Yvonne C. Murphy: Nests

I can’t get settled, the floor scattered with boxes,
each day filled with unpacking, placing and building.
Pigeons shuffle on the fire escape or sleep with heads tucked
into iridescent necks, pacing on the windowsills, gray
bodies anchored by pinkish feet. Zut, zut – nests plastered
with shit, feathers and dirt, flu and viruses levitate on wings.

All day the demolition of a single family houses, wrecking
balls make way for condos outside my third story window.
The boarding up of yards before each building’s collapse,
piece after piece comes down: old refrigerators, bathtubs
idling at the curb. Each room an empty case exposed
through the cracks in graffittied plywood – pink bedrooms,
skeletons of plumbing, brick facades torn away, tar-papered,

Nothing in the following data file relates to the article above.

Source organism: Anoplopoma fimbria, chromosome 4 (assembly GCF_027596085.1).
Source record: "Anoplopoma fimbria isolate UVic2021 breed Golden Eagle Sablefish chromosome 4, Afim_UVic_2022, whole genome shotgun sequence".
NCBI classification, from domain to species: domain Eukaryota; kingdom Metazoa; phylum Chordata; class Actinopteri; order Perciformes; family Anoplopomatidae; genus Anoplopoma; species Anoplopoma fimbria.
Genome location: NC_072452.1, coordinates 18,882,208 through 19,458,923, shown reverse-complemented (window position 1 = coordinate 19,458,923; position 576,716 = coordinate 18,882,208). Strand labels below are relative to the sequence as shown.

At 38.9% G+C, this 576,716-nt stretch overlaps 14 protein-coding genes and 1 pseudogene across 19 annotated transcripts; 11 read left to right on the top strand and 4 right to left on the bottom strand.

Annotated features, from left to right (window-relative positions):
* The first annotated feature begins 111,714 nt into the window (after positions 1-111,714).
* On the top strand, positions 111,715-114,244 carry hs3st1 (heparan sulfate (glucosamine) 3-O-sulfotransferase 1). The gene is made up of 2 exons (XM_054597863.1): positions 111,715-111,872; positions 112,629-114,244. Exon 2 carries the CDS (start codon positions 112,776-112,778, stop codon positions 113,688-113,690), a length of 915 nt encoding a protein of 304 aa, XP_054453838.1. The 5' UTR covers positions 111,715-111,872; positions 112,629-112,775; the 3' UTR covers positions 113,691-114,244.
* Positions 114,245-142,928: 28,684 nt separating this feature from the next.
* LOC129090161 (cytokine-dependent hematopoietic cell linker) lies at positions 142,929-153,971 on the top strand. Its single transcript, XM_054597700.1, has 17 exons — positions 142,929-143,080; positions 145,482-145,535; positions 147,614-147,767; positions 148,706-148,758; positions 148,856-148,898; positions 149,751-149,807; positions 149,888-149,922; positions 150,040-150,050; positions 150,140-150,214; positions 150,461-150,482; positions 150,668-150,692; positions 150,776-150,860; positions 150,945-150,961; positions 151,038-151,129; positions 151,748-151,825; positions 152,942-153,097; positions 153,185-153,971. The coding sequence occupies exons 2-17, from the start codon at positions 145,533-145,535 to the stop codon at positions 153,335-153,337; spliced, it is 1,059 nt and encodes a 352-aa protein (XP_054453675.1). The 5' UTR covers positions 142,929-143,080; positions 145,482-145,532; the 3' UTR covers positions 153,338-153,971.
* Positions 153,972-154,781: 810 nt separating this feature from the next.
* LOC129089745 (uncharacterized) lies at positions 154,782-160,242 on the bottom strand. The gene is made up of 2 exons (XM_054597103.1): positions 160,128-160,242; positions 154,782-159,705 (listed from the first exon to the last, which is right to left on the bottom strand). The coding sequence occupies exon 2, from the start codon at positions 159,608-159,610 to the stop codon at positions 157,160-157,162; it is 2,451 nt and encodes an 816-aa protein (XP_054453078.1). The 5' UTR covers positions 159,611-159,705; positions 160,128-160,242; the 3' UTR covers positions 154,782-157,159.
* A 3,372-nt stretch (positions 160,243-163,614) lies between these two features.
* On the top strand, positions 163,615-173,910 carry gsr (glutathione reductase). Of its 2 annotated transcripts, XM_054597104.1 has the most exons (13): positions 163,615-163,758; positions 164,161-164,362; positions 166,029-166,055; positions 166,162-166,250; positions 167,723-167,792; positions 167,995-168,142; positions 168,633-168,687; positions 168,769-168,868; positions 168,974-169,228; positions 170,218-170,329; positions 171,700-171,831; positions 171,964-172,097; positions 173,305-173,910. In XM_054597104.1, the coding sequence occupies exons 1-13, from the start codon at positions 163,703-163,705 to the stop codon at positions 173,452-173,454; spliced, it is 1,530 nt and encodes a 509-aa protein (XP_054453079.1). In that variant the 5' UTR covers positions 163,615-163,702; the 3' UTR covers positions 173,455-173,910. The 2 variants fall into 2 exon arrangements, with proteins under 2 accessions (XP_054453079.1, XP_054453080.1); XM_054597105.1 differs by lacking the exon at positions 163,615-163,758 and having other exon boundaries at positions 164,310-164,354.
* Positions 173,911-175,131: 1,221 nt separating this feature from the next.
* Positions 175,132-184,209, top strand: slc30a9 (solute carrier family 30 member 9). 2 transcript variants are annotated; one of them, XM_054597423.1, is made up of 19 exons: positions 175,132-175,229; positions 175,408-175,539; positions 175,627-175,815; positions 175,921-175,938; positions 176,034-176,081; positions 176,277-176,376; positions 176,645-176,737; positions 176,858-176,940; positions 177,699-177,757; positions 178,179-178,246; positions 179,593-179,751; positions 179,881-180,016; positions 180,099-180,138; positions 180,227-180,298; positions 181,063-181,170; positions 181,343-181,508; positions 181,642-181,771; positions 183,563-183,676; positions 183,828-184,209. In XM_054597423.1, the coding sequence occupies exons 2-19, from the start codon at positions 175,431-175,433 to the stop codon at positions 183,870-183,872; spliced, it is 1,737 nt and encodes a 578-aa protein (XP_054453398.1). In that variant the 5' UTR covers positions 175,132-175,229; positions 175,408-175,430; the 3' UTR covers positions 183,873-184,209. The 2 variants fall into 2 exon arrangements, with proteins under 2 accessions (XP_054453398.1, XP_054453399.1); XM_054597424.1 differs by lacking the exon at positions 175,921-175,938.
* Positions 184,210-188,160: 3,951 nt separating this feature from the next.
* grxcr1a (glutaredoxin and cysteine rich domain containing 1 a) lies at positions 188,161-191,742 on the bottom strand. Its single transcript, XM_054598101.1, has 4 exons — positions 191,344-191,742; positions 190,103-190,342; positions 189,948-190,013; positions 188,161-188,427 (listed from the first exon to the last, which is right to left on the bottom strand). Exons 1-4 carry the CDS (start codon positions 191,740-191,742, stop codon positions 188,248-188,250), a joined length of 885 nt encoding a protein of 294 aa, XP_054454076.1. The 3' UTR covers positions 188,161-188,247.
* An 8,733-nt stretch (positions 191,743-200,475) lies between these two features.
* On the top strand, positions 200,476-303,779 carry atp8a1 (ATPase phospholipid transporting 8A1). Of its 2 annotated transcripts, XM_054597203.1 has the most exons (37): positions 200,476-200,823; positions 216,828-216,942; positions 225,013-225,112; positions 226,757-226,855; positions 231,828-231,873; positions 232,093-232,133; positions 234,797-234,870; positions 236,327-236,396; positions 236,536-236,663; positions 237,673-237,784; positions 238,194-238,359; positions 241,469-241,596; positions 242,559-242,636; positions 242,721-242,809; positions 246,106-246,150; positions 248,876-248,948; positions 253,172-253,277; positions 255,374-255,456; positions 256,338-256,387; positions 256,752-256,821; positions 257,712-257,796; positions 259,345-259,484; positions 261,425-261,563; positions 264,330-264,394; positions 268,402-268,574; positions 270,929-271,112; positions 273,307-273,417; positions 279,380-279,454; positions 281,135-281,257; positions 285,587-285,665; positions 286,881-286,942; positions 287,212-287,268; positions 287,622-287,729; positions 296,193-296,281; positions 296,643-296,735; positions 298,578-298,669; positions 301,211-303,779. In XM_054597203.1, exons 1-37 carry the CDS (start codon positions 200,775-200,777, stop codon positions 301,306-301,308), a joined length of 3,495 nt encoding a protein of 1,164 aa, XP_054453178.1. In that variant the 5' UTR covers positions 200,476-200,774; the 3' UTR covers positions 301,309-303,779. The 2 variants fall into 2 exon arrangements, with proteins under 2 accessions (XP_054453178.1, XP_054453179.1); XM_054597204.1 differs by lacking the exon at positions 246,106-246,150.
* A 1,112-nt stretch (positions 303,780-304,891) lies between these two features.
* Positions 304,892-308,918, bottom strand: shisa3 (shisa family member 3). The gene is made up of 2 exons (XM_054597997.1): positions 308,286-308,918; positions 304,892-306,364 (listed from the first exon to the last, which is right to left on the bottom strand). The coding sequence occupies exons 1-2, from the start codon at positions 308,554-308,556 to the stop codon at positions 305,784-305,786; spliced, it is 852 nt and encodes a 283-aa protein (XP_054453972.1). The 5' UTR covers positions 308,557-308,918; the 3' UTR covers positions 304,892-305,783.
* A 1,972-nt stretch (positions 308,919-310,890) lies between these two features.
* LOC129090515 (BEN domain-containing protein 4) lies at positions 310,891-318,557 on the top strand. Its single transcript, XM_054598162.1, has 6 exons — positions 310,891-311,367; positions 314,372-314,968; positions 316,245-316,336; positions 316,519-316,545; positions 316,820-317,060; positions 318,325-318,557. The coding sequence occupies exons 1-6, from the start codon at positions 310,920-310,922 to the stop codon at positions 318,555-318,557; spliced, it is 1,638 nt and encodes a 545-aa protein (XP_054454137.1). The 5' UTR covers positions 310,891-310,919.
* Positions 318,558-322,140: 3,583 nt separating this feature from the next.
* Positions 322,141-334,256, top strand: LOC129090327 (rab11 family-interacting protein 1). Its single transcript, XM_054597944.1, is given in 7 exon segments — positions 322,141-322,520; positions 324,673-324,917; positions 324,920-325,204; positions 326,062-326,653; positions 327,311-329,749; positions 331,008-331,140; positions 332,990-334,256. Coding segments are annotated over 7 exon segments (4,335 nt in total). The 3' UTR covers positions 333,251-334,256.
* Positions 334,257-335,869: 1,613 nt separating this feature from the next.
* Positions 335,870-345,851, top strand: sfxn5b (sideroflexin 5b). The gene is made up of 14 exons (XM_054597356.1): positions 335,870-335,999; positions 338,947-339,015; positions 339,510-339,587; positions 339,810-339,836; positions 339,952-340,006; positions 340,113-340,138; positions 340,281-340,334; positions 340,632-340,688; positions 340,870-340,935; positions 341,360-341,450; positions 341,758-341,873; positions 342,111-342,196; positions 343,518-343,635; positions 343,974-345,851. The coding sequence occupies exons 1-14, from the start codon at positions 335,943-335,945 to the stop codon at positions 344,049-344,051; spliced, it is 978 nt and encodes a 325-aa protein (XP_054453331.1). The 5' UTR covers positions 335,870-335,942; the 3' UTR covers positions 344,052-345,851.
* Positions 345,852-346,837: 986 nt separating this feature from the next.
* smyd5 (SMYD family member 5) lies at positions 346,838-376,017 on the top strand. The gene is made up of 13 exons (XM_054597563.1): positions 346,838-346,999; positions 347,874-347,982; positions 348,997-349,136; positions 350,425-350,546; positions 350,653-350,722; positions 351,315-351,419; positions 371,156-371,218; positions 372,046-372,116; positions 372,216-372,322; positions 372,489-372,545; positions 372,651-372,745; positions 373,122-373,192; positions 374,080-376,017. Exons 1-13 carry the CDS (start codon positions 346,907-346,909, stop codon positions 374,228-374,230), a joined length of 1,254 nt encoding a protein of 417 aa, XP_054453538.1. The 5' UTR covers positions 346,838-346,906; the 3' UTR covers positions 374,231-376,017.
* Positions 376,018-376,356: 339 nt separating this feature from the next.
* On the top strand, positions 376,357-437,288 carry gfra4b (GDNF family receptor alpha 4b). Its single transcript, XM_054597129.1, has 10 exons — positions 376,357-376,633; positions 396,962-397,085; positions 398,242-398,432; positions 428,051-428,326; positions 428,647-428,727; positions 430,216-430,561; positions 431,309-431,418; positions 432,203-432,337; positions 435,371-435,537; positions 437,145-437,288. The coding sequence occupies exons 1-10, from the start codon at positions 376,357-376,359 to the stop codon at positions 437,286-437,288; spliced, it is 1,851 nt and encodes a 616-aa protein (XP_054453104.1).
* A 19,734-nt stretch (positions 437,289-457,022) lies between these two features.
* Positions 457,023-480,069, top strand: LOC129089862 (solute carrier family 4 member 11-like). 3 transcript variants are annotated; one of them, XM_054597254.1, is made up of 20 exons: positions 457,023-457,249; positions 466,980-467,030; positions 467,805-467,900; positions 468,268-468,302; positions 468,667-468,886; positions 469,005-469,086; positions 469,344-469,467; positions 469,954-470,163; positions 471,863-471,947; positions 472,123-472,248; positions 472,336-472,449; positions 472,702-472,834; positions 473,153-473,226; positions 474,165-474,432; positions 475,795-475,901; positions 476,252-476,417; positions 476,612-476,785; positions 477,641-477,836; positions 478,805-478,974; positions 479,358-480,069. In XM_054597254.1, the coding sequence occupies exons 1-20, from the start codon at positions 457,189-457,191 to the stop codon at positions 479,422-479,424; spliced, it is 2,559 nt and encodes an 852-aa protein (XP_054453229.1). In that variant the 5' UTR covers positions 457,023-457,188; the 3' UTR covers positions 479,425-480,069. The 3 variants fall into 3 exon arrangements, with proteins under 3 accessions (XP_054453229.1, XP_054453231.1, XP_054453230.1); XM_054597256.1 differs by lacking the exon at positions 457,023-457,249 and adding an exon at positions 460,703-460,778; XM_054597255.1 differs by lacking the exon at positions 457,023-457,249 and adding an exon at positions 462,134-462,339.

once stately before the long boring into the ground.

The pigeons mock me, this family of five, their burbles,
white eyelids fastened to blot out the day, always coming back
to rebuild in layers of twigs and crap, imbrications of filth
flaked through windowscreens. Pest species, opportunists
surveiling from the sides of their heads. I ruined their nest
with the end of a broom, watched it crumble,
disassemble on the grass below.



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